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CrossFit – Perspectives on Coaching

by Adam Farrah » on Dec 22, 2011 6

Editors Note:  This is part 3 in a series on CrossFit by Adam Farrah, a Crossfit expert and Paleo Diet Author.  You can see part 1 (What is CrossFit?) here and part 2 (Getting Started & Maximizing Results) here.  You can also checkout Adam’s series on the Paleo Diet Basics here.

Enter Adam…

CrossFit gyms are unique in that they’re not very “equipment-centric.” Sure, there’s plenty of stuff in most CrossFit gyms – rowers, barbells, bumper plates, kettlebells, medballs, etc – but this is pretty barebones compared to a commercial gym chain. To do CrossFit, you really only need a decent-sized warehouse space, minimal equipment and good coaching and programming. The last part – good coaching and programming – is the focus of this third part in my series for

For this post, I went to CrossFit 203 in Danbury, CT and spent the morning with the owners, Melissa and Kirk, and one of their coaches, Michelle. I figured the best way to show the MyFiveFingers readers what CrossFit was like and what was important to keep in mind when considering CrossFit training was to go to a great CrossFit gym and talk to the coaches.

It’s ALL About the Coaching…

As I started saying above, CrossFit training is all about having great coaches. Regular chain or franchise gyms – Globo Gyms in CrossFit speak – are all about the equipment. A good sized Globo has millions of dollars in equipment and the trainers make almost nothing in wages. The purpose of a Globo Gym is to be as self-serve as possible and maximize membership and profits. CrossFit gyms tend to be run by “artisans” who love training and love to teach and coach. You’re not paying for the equipment or the amenities in a CrossFit as much as you’re paying for the human element – the coaches.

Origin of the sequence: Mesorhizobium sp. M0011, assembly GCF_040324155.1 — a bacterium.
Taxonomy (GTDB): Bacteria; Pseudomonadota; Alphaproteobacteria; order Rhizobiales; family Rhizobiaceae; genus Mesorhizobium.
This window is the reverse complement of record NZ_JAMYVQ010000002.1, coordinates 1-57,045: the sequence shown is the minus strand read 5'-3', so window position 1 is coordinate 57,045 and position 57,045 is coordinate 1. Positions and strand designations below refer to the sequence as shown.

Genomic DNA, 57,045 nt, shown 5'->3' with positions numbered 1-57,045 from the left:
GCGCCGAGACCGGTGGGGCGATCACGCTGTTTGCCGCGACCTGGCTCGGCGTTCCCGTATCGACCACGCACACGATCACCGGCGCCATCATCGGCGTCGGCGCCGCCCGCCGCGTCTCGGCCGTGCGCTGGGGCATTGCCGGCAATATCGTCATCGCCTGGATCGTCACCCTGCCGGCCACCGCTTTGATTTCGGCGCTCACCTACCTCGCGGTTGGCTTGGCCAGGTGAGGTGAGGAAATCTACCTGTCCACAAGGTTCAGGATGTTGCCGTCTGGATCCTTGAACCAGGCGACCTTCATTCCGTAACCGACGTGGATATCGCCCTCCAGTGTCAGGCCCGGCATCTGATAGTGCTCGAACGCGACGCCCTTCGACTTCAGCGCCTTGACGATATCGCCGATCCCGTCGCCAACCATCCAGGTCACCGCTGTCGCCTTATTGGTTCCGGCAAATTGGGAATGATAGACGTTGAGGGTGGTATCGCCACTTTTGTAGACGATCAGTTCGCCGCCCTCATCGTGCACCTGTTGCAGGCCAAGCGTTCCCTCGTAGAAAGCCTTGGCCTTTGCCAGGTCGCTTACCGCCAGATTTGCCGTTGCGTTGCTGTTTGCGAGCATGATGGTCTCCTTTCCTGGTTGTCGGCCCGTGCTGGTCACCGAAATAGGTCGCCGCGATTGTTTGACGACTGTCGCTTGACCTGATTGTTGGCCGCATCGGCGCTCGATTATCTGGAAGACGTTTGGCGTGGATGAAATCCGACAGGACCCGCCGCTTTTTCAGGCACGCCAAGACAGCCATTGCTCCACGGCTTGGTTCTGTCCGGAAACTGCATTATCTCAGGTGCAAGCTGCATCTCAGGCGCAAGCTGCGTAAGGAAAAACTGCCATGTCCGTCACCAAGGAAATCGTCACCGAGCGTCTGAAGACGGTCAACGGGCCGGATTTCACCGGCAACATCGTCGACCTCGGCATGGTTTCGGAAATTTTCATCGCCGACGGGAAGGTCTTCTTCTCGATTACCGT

This video shows Melissa Reed at CrossFit 203 coaching Deadlifts. She’s coaching the basics of the movement. Is she coaching CrossFit newbies? Nope! She’s reviewing form for a class full of people with a wide range of CrossFit experience. There’s ALWAYS room for improvement with CrossFit fundamentals!

CrossFit Basics and Finding a Good Gym…

There’s more to getting into CrossFit than looking for a building with a “CrossFit” sign over the door. CrossFits vary widely in their culture, quality of coaches and many other factors. It’s best to look at the CrossFit brand as an indicator that there could be good, safe, high quality training going on inside and investigate further to confirm.

I know many CrossFitters who drive past two or three CrossFit gyms closer to them to get to one that suits them and their training goals and values.

I recently had the great opportunity to sit down with CrossFit 203 and discuss some of the details of finding a good CrossFit gym that fits you well and other CrossFit coaching and training topics. Here’s a video of that discussion:

Scaling CrossFit and Movement Variations…